Connectedness will have a positive moderating effect on the relationship between ambidextrous sustainability and environmental performance in Swedish municipal corporations.
Swedish municipal housing organisations
The empirical study object is SMHCs. These organisations are “traditionally … portrayed with traditional “state”, “market” and “civil society” labels” (Czischke et al., 2012, p. 418) and display the characteristics of all three in different ways (Evers, 2005). In Sweden, 269 out of 290 municipalities operate at least one housing organisation (National Board of Housing, Building and Planning, 2019). These public housing corporations hold 28% of the available units in apartment buildings and play an important role in the Swedish housing market. Although Swedish public housing corporations operate under the same national laws, legislation that came into effect in 2011 (Swedish Law on Public Housing Corporations) means that there can be local differences in the priorities in relation to competing objectives (Grander, 2018), i.e. market and mission-driven logic.
Apart from the legislation, Swedish municipal corporations are characterised by distinctive features of hybridity (Billis, 2010; Karré 2020) (see below). They are defined further by five core elements on the hybridity spectrum (Billis, 2010; Thomasson, 2020). Ownership: shareholders/owners are municipalities and citizens are indirectly another group of owners . Governance: municipalities govern the corporation through a municipal assembly, electing a politically assigned board of directors. Operational priorities: they are subject to market forces and competition and public monopoly, maintaining a stable financial position but simultaneously keeping the needs of the public in focus . Human resources: they employ paid staff whose role overlaps with that of public servants. Other resources: they rely on fees rather than sales and taxes (Billis, 2010; Thomasson, 2020). These interlocking non-profit and private for-profit characteristics of municipal housing corporations (Grossi and Thomasson, 2015) epitomise their hybrid nature.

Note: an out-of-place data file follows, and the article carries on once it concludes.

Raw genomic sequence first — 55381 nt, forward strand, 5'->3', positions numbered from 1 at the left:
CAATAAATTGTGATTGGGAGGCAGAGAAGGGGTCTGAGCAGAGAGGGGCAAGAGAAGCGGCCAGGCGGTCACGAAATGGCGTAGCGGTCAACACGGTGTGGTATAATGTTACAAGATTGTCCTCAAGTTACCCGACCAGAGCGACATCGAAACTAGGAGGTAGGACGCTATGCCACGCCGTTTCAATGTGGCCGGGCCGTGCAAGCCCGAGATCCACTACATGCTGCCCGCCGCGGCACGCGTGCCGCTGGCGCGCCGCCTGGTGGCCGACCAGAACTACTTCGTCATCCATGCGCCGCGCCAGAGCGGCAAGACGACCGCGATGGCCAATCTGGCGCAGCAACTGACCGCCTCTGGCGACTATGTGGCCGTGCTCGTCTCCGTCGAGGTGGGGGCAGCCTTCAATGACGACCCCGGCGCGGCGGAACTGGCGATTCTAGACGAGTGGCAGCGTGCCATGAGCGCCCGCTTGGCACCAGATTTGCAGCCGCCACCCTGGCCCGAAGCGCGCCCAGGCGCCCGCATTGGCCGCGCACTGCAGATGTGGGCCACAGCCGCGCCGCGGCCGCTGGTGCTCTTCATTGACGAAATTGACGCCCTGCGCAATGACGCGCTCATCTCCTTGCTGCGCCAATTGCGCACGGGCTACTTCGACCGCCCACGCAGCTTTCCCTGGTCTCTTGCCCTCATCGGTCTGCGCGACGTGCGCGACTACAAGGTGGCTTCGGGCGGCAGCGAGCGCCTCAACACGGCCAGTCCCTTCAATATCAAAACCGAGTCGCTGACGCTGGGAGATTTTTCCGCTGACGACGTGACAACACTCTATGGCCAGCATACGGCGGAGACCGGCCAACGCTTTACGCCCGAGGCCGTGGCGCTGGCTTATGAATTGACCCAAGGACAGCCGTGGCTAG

Dimensions of hybridity (Karré, 2020, pp. 36-37)
The empirical material
The study involved five types of data: (1) survey data based on a questionnaire sent to the top management teams of all (n = 313) SMHCs, (2) archival accounting data for all of these corporations, (3) non-participant observations at the praesidium, top management team meetings and board meetings of a mid-size SMHCs (referred to as XHousing corporation), (4) interviews with the chair of the board, vice-chair of the board, three additional board members, CEO and CFO and (5) official documents containing the owner directive and the yearly financial report of XHousing corporation.
Thus, the study employs both quantitative and qualitative data. The quantitative data were collected and analysed first followed by collection and analysis of the qualitative data. The latter has been employed for illustration of the quantitative findings. Greene et al. (1989) refer to it as complementarity approach to mixed data that “seeks elaboration, enhancement, illustration, clarification of the results from one method with the results from another” (p. 259).